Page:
Kader Khan and Slippery Fish

Until I read his obituaries, I didn’t know that the just-deceased actor Kader Khan was also a dialogue writer, having written the dialogues for several iconic Amitabh Bachchan movies such as Laawaris, Muqaddar Ka Sikander and Agneepath (I highly recommend his obituaries by GreatBong and by The Economist. Both are brilliantly written and highly informative).

When I found that Kader Khan wrote the dialogues for Agneepath, I was reminded of this old piece written by Nitin Pai, Director of the Takshashila Institution, that referenced a particular dialogue from Agneepath. In that, he talks about international relations and the “law of the jungle” that operates there. In fact, I recommend you see that dialogue from Agneepath. It’s on youtube:

Major level up in terms of my respect for Kader Khan after having re-watched this. I only knew him as a masterful comedian and actor as I mentioned. Now I want to go back and watch more of the movies for which he wrote dialogues.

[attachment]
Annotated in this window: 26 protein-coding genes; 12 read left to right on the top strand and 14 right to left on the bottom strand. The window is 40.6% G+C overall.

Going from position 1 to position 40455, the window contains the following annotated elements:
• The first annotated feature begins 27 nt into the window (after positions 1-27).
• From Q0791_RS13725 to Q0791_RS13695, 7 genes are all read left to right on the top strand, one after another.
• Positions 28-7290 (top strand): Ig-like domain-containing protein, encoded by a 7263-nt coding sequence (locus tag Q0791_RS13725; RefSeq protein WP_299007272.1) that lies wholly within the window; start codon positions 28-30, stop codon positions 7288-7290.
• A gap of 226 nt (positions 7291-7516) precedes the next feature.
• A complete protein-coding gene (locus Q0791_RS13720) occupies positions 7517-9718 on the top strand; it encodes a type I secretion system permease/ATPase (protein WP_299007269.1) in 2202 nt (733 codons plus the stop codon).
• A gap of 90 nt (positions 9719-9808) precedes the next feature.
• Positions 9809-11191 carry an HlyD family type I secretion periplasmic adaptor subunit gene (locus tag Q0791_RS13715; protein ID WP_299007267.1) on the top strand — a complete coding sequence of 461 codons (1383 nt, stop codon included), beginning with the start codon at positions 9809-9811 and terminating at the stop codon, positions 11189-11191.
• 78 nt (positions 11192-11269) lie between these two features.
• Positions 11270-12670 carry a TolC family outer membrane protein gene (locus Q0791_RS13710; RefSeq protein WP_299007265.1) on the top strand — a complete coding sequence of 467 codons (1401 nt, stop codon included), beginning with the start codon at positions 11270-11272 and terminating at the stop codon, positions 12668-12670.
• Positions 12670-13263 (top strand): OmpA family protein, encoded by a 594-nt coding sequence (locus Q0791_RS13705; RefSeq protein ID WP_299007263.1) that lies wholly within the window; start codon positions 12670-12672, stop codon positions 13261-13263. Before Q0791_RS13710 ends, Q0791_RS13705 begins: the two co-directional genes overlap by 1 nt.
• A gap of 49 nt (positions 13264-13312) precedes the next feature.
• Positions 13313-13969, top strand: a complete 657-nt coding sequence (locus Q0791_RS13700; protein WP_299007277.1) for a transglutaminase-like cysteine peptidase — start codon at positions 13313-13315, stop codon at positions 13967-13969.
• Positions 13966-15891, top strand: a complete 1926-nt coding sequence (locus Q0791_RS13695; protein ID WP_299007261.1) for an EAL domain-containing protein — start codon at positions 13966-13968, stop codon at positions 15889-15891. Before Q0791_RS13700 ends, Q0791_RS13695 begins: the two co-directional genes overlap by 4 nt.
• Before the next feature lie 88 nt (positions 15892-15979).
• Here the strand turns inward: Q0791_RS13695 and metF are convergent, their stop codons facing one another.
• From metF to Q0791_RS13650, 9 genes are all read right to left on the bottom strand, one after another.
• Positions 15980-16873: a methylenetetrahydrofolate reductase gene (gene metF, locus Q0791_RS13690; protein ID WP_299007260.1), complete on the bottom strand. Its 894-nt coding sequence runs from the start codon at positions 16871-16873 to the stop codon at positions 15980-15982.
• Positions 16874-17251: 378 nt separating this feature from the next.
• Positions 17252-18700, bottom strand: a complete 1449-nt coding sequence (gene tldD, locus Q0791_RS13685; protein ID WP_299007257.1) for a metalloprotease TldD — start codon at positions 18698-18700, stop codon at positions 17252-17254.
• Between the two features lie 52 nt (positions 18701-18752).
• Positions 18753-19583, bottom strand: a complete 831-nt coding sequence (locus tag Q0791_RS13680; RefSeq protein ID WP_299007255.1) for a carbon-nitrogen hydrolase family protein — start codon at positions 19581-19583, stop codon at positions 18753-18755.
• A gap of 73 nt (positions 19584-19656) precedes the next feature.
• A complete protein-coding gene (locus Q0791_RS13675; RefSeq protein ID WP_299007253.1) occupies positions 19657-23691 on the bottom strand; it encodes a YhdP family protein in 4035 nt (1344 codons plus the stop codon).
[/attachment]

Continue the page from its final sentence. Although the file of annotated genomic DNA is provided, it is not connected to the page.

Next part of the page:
In any case, if you watched the above video from Agneepath, you see that Amitabh Bachchan talks about the law of the jungle in the form of a food chain. I don’t know the Hindi names of animals precisely, but he talks about a frog being eaten by a snake, and a wolf being killed by lions, etc.

The talk of the food chain reminded me of another song which is my daughter’s favourite nowadays. ┬áThis talks about the marine food chain. Watch the song here:

I had no idea about this song until the daughter started singing it. In fact, since she liked the third stanza of the song best (“tuna fish, tuna fish”), it had also caused us a bit of a problem one weekend when she kept requesting for it but we couldn’t find it on any streaming service (you should ask for “slippery fish”).

I’m pleasantly surprised that they teach about the food chain to children as young as two years old, since it introduces to them the concept of death, and the fact that animals eat other animals to survive. Somehow I had thought that kids are told that all animals co-exist like they do in Peppa Pig (as an aside, I wonder what will happen to Peppa Pig and friends when it’s time for them to grow up and start dating), and that the concept of death is also taboo in some circles.

Anyway I’m glad my daughter likes the song. Maybe it’s time to let her graduate to the Amitabh Bachchan dialogue? But that would involve her learning Hindi, which is my wife and my “secret language” (when we’ve to say something we don’t want the daughter to understand) !